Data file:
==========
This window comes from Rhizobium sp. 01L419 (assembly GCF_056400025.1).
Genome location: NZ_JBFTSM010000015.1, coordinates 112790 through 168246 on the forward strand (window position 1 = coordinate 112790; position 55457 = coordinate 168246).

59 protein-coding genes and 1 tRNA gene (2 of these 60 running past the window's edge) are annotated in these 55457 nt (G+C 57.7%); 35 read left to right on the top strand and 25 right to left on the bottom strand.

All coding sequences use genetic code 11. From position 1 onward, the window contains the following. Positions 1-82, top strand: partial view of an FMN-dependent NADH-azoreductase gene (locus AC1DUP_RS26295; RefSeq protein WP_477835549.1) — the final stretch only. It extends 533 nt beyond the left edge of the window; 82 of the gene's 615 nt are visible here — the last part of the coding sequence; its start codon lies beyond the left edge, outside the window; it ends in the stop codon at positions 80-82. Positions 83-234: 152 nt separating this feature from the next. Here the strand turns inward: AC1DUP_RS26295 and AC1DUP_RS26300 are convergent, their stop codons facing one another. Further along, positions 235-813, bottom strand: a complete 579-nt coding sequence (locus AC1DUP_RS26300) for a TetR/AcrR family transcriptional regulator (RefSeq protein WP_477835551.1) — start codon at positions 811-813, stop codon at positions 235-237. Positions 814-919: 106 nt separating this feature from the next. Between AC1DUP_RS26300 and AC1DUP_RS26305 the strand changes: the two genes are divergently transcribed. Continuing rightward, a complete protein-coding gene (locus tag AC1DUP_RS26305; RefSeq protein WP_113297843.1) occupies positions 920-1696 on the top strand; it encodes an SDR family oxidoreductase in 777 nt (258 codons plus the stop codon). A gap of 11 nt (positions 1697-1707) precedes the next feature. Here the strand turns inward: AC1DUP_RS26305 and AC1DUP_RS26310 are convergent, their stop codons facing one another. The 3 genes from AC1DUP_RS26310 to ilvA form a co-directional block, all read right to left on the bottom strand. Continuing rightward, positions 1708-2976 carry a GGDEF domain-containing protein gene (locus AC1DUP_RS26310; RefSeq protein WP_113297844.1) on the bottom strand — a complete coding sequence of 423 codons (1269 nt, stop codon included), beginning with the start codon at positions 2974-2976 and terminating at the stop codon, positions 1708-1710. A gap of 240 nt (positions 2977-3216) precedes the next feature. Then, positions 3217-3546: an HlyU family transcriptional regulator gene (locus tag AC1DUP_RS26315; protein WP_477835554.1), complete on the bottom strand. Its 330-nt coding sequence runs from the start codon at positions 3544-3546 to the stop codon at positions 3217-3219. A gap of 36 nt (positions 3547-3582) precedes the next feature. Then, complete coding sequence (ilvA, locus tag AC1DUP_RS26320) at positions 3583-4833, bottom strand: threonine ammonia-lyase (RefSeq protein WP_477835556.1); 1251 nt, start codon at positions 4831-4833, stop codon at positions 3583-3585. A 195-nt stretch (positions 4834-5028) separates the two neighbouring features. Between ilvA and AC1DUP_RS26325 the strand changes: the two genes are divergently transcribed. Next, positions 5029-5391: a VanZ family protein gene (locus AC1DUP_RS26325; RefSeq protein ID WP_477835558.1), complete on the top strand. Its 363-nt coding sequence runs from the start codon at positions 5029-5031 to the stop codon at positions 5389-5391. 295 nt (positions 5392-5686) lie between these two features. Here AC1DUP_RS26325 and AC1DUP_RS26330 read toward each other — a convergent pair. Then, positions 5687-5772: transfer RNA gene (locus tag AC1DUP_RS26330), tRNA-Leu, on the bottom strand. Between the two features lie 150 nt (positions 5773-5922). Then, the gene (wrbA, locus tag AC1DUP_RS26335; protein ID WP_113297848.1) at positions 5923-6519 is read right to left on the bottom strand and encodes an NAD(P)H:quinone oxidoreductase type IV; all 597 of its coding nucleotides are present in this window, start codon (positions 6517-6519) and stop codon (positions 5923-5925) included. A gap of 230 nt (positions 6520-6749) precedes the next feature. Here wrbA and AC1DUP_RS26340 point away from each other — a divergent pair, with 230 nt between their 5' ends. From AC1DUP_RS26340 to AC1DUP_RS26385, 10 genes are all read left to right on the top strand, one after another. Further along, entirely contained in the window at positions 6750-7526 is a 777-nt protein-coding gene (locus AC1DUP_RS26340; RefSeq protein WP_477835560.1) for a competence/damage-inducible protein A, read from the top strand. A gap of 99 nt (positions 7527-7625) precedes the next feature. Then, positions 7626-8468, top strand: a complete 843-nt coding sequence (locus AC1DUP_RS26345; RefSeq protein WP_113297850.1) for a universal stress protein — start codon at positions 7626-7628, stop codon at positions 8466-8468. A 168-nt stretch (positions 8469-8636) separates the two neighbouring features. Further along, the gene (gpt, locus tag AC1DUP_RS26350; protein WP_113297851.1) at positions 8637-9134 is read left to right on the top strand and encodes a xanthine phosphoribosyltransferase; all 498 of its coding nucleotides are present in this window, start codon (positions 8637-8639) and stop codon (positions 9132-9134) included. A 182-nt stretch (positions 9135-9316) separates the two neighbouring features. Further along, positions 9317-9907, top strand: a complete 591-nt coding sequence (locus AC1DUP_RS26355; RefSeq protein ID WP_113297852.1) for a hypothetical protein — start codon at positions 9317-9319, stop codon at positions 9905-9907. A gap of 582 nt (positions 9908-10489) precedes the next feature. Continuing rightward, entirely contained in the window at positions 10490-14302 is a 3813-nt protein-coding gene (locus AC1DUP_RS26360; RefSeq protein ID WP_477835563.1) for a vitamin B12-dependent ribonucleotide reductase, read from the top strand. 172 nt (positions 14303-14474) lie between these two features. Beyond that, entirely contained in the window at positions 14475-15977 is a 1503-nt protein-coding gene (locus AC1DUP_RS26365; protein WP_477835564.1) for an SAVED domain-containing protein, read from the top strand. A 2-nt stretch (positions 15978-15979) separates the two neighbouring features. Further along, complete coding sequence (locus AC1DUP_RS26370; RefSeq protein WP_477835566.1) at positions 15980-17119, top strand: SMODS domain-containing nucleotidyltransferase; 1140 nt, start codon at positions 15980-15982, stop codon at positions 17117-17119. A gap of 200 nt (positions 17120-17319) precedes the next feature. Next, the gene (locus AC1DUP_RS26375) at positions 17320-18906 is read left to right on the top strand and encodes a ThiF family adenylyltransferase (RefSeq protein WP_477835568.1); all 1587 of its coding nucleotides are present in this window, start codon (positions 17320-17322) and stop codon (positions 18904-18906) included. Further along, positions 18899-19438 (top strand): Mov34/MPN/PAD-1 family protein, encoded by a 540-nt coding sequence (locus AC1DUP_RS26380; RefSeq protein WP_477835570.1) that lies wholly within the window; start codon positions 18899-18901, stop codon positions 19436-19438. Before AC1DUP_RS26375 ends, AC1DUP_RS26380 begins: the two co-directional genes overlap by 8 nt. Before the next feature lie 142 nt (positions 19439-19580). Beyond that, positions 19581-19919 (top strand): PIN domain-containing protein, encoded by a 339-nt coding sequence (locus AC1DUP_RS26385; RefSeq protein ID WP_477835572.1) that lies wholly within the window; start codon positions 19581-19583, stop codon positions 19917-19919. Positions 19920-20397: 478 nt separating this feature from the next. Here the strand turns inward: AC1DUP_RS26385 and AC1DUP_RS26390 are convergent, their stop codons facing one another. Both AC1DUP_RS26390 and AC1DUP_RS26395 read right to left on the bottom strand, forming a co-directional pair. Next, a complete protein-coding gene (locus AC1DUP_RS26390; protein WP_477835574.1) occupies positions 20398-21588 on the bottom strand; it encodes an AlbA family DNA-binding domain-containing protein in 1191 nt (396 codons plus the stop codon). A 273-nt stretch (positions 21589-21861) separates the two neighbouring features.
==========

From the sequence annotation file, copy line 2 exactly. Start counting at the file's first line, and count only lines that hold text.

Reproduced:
Genome location: NZ_JBFTSM010000015.1, coordinates 112790 through 168246 on the forward strand (window position 1 = coordinate 112790; position 55457 = coordinate 168246).